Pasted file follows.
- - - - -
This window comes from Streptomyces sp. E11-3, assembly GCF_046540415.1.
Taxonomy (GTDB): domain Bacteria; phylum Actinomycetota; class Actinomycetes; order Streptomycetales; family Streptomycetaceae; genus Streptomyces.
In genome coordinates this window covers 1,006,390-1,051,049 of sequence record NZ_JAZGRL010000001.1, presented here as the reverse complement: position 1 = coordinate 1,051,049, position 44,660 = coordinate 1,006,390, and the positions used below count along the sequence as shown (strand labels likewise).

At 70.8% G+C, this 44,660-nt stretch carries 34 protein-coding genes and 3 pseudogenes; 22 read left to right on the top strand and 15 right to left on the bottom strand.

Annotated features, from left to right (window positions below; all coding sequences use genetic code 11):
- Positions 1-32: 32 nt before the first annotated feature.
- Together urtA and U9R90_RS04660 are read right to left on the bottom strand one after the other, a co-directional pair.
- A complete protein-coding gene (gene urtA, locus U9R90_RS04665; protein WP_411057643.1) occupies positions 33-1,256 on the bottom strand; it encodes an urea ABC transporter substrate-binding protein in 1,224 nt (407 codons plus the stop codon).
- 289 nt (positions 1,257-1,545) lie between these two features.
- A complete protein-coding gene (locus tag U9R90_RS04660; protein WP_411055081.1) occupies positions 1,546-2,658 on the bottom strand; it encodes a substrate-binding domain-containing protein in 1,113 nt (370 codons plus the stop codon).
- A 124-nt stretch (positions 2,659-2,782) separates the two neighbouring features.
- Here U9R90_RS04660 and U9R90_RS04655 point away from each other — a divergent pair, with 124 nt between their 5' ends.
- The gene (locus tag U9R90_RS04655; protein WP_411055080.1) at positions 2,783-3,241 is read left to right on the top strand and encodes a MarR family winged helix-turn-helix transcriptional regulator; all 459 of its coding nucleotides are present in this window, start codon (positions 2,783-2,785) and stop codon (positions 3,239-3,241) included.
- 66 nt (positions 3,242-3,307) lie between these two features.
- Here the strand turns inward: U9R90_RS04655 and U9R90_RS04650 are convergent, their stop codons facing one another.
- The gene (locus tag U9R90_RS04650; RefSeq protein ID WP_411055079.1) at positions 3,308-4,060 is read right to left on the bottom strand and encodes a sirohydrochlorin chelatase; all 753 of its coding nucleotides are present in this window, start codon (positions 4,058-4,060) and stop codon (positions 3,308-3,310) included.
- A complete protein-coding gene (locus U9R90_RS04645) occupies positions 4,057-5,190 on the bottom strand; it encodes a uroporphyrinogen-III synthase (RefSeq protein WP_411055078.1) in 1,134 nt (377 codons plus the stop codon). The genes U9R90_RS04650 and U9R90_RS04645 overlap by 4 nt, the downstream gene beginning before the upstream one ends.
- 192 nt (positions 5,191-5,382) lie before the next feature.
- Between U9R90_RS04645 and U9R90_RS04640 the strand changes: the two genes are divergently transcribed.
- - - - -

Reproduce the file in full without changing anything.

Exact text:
This window comes from Streptomyces sp. E11-3, assembly GCF_046540415.1.
Taxonomy (GTDB): domain Bacteria; phylum Actinomycetota; class Actinomycetes; order Streptomycetales; family Streptomycetaceae; genus Streptomyces.
In genome coordinates this window covers 1,006,390-1,051,049 of sequence record NZ_JAZGRL010000001.1, presented here as the reverse complement: position 1 = coordinate 1,051,049, position 44,660 = coordinate 1,006,390, and the positions used below count along the sequence as shown (strand labels likewise).

At 70.8% G+C, this 44,660-nt stretch carries 34 protein-coding genes and 3 pseudogenes; 22 read left to right on the top strand and 15 right to left on the bottom strand.

Annotated features, from left to right (window positions below; all coding sequences use genetic code 11):
- Positions 1-32: 32 nt before the first annotated feature.
- Together urtA and U9R90_RS04660 are read right to left on the bottom strand one after the other, a co-directional pair.
- A complete protein-coding gene (gene urtA, locus U9R90_RS04665; protein WP_411057643.1) occupies positions 33-1,256 on the bottom strand; it encodes an urea ABC transporter substrate-binding protein in 1,224 nt (407 codons plus the stop codon).
- 289 nt (positions 1,257-1,545) lie between these two features.
- A complete protein-coding gene (locus tag U9R90_RS04660; protein WP_411055081.1) occupies positions 1,546-2,658 on the bottom strand; it encodes a substrate-binding domain-containing protein in 1,113 nt (370 codons plus the stop codon).
- A 124-nt stretch (positions 2,659-2,782) separates the two neighbouring features.
- Here U9R90_RS04660 and U9R90_RS04655 point away from each other — a divergent pair, with 124 nt between their 5' ends.
- The gene (locus tag U9R90_RS04655; protein WP_411055080.1) at positions 2,783-3,241 is read left to right on the top strand and encodes a MarR family winged helix-turn-helix transcriptional regulator; all 459 of its coding nucleotides are present in this window, start codon (positions 2,783-2,785) and stop codon (positions 3,239-3,241) included.
- 66 nt (positions 3,242-3,307) lie between these two features.
- Here the strand turns inward: U9R90_RS04655 and U9R90_RS04650 are convergent, their stop codons facing one another.
- The gene (locus tag U9R90_RS04650; RefSeq protein ID WP_411055079.1) at positions 3,308-4,060 is read right to left on the bottom strand and encodes a sirohydrochlorin chelatase; all 753 of its coding nucleotides are present in this window, start codon (positions 4,058-4,060) and stop codon (positions 3,308-3,310) included.
- A complete protein-coding gene (locus U9R90_RS04645) occupies positions 4,057-5,190 on the bottom strand; it encodes a uroporphyrinogen-III synthase (RefSeq protein WP_411055078.1) in 1,134 nt (377 codons plus the stop codon). The genes U9R90_RS04650 and U9R90_RS04645 overlap by 4 nt, the downstream gene beginning before the upstream one ends.
- 192 nt (positions 5,191-5,382) lie before the next feature.
- Between U9R90_RS04645 and U9R90_RS04640 the strand changes: the two genes are divergently transcribed.